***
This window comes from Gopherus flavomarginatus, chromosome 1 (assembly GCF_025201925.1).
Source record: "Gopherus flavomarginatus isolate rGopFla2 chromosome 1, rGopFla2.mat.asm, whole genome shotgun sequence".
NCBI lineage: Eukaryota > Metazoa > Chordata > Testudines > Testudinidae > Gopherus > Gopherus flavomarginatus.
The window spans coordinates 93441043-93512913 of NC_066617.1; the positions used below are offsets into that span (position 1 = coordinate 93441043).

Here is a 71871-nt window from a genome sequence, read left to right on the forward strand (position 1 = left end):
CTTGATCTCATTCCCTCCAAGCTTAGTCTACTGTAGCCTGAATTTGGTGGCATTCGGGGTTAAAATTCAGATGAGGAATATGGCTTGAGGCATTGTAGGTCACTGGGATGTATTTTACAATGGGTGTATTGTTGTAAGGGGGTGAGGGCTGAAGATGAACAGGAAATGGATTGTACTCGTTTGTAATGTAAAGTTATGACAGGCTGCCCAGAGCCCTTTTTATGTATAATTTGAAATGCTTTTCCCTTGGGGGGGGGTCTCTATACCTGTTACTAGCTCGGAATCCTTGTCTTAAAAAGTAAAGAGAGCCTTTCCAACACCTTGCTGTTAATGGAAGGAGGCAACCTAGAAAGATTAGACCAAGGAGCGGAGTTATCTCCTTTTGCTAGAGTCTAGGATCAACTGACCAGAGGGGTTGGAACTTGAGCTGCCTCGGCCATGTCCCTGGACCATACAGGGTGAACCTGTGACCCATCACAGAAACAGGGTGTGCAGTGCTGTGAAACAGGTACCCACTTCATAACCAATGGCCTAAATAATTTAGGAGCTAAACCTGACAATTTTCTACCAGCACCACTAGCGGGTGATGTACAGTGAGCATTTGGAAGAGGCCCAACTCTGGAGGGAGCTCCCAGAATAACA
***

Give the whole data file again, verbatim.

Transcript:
This window comes from Gopherus flavomarginatus, chromosome 1 (assembly GCF_025201925.1).
Source record: "Gopherus flavomarginatus isolate rGopFla2 chromosome 1, rGopFla2.mat.asm, whole genome shotgun sequence".
NCBI lineage: Eukaryota > Metazoa > Chordata > Testudines > Testudinidae > Gopherus > Gopherus flavomarginatus.
The window spans coordinates 93441043-93512913 of NC_066617.1; the positions used below are offsets into that span (position 1 = coordinate 93441043).

Here is a 71871-nt window from a genome sequence, read left to right on the forward strand (position 1 = left end):
CTTGATCTCATTCCCTCCAAGCTTAGTCTACTGTAGCCTGAATTTGGTGGCATTCGGGGTTAAAATTCAGATGAGGAATATGGCTTGAGGCATTGTAGGTCACTGGGATGTATTTTACAATGGGTGTATTGTTGTAAGGGGGTGAGGGCTGAAGATGAACAGGAAATGGATTGTACTCGTTTGTAATGTAAAGTTATGACAGGCTGCCCAGAGCCCTTTTTATGTATAATTTGAAATGCTTTTCCCTTGGGGGGGGGTCTCTATACCTGTTACTAGCTCGGAATCCTTGTCTTAAAAAGTAAAGAGAGCCTTTCCAACACCTTGCTGTTAATGGAAGGAGGCAACCTAGAAAGATTAGACCAAGGAGCGGAGTTATCTCCTTTTGCTAGAGTCTAGGATCAACTGACCAGAGGGGTTGGAACTTGAGCTGCCTCGGCCATGTCCCTGGACCATACAGGGTGAACCTGTGACCCATCACAGAAACAGGGTGTGCAGTGCTGTGAAACAGGTACCCACTTCATAACCAATGGCCTAAATAATTTAGGAGCTAAACCTGACAATTTTCTACCAGCACCACTAGCGGGTGATGTACAGTGAGCATTTGGAAGAGGCCCAACTCTGGAGGGAGCTCCCAGAATAACA